Looking Forward with the Wildeyes
The Wildeyes: Erie's Best Up-and-Coming Band
"We're a really popular band that nobody knows," singer Brad Walker joked. That seemingly contradictory statement, in the case of Erie rock quartet The Wildeyes, might ring laughably true.
Between some recent accolades, resulting in a buzz about the band, they probably fall into the zone where most people would say, "I've heard of them but I haven't heard them." Other local bands fit this category, with their actual fans few but their potential fans many. What separates The Wildeyes from the pack is something ultimately quite simple: their music sounds so damn good.
The band formed in July 2016, and since then have been on a path that could take them far. They won both the Erie Reader's Best of Erie Award for Best Up-and-Coming Band, as well as the Rock Erie Music Award for Best New Band in 2017. Releasing their 5 song EP, Tell Me What You Know on November 10 of last year (available on iTunes, Spotify, and various online sources as well as physical copies sold by the band). The EP was recorded at Raven Sound, and was later mixed and mastered at Mr. Small's with producer Larry Luther.
Within the first minute of the opening track, "Picture in a Frame" you know you're in for something special. Blending modern rock sounds with classic, gorgeous guitar tones and soaring vocal melodies, the band is perfect for fans of The Black Keys, Cage the Elephant, or any of Jack White's various projects.
One thing you're immediately struck by is the nearly perfect guitar tone that Nick Hayes, 31, is able to achieve, relying on his flamed maple top Gibson Les Paul. To get his sound just right, Hayes plays through a Fargen Olde 800, which sounds roughly like the highly sought-after Marshall "Plexi" sound that players like Jimi Hendrix, Angus Young, and Jimmy Page perfected in the 1970s. For the recording, he used a Gretsch 6150 amp — similar to a Supro combo amp (think Joe Perry, Joe Walsh, and again Jimmy Page) — to double some of the parts, thickening it up and making the sound bigger. "The beefier sound is the Plexi clone, and the rattier sound is the Gretsch," Hayes was quick to explain.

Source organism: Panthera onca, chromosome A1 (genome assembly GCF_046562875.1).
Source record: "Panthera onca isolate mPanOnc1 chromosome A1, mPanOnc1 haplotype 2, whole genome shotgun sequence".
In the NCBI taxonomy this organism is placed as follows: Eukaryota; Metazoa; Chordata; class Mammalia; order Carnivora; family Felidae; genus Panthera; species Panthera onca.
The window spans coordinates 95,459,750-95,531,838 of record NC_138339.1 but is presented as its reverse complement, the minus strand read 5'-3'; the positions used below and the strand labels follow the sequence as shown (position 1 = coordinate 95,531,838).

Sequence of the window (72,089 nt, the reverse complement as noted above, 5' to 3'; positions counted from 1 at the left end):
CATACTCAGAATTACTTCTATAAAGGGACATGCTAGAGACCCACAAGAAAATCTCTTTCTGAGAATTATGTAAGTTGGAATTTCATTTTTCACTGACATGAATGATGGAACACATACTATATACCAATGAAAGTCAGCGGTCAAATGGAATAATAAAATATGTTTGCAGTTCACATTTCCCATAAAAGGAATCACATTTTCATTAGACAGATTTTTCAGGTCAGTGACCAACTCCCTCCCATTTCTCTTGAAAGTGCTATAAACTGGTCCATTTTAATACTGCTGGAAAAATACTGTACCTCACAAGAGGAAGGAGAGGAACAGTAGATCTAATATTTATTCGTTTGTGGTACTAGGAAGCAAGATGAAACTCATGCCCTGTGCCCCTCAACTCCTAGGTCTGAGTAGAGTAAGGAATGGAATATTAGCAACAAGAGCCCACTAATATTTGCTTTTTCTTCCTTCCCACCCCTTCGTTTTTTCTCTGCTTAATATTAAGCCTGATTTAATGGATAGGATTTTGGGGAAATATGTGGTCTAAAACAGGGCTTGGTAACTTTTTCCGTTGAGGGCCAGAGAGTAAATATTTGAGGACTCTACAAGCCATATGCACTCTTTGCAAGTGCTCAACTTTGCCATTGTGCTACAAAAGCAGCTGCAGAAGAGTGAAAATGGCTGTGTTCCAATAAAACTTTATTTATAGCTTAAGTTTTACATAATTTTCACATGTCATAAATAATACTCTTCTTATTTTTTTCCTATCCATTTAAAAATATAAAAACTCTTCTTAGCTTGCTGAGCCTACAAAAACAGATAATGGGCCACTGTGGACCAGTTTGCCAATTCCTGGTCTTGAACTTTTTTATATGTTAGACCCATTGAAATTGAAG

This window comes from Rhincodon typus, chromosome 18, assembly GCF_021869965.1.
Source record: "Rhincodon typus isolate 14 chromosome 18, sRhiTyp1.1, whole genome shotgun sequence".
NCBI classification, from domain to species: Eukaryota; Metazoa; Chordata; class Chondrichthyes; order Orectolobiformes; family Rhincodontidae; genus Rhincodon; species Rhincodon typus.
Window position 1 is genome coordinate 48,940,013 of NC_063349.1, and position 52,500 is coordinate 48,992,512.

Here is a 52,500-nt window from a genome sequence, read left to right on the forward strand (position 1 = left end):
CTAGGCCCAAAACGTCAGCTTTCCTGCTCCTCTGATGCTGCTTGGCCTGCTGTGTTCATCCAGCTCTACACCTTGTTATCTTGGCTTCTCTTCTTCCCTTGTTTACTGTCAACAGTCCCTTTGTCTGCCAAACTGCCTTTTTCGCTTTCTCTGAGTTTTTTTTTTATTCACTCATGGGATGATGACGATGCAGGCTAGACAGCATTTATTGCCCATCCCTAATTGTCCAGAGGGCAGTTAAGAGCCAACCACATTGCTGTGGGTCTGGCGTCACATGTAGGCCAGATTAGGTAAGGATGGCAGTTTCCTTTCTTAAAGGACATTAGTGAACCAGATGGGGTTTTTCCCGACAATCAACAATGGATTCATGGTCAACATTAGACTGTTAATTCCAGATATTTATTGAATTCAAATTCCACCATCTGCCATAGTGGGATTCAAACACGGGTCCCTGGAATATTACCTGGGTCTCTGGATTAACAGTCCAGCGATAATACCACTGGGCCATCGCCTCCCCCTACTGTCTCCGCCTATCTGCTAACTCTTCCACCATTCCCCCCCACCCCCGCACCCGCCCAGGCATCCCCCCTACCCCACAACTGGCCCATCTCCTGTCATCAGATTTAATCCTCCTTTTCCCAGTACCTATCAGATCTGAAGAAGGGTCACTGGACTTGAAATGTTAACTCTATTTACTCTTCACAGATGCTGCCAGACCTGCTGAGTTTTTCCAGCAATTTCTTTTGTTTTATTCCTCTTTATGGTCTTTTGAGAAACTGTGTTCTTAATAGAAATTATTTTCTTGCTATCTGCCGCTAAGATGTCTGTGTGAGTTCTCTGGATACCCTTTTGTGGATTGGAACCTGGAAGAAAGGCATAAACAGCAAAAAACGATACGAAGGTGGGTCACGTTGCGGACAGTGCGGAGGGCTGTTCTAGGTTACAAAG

You'll also be quick to notice the fantastic vocals from singer Brad Walker. Using doubled and harmonized parts in the recording, he crafts hooks that will stay with you all week long.
In regard to lyrical content, Walker, 32, is free to explore his own life, sometimes verging into darker territory. "I'm writing about lying, cheating, stealing, shooting, snorting, drinking," but overall, the energy of the band's music keeps it grounded. "They bring me up," Walker said. "It doesn't have to be dark, it can be a party!"
"I'm a recovering drug addict and alcoholic," Walker admitted. Which makes things exceedingly difficult when a vast majority of the venues the band plays in serve alcohol. "It's hard around the scene," Walker paused, reflecting. "But with these guys, I feel safe around them. I feel like I don't have to worry about that at all."
"When I got sober, it was really hard to do music without that crutch." Walker continued. "I felt totally naked, I didn't feel I was the same, but with these guys, I feel like they opened me up again." The band has also helped his stage presence, feeling more comfortable in the spotlight. "Like I used to just stand on the stage and sing, I was filled with anxiety; these guys have reenergized and re-sparked that in me!" exclaimed Walker.
Getting the band together happened relatively smoothly, with the current lineup remaining unchanged since its inception. Guitarist Nick Hayes, had been in a cover band, the Sleeping Dogs, with Walker years before. Bassist Lyle Sallade, a 19 year-old music student at Mercyhurst University, was related to Walker through marriage and comes from a musical family. He's an avid collector of musical instruments, noting that "out of the instruments that are owned by strictly me, I think it's like 45." Sallade laughed. "It's a problem alright."
Drummer Ashley Laton, 30, was found by the band through the online musician's classified ad service, BandMix.com. "You can interact with musicians all over," Laton explained. "I made a profile in college way back in the day, and kept it active for some reason. One day I got an email from Nick actually. It was in my junk mail." Laton laughed. Feeling a hint of trepidation, she said to herself "okay, maybe. I was kind of hesitant because I had no idea." She met the band at Raven, they sent her along a few tracks, and she blew it out of the park, playing exactly what the band wanted.
Writing songs came almost too easy, the group laughingly admitted. After their ill-fated cover band disbanded, Hayes and Walker met up thinking "let's get together and write some stuff." It clicked immediately. "We got together and wrote three songs right off the bat. And then we got together again and wrote three more," explained Hayes. With every member contributing the perfect parts for the band's overall sound, something clearly is working out for The Wildeyes.
"I think we're all so open. I think everybody checks their egos at the door," Walker detailed.
This stands in stark contrast to past bands he's been in. "You get frustrated. Let me do what I do, you do what you do." That sort of musical one-upmanship simply does not exist within The Wildeyes. "We check everything at the door, and it starts gurgling and bubbling and organically makes a song."
The band is looking ahead to the future. Not content to rest on their latest EP, they are planning a full length debut sometime this year. Within time, maybe, just maybe, they'll be a band that you know.
Nick Warren is a friend to musicians everywhere and can be reached at email@example.com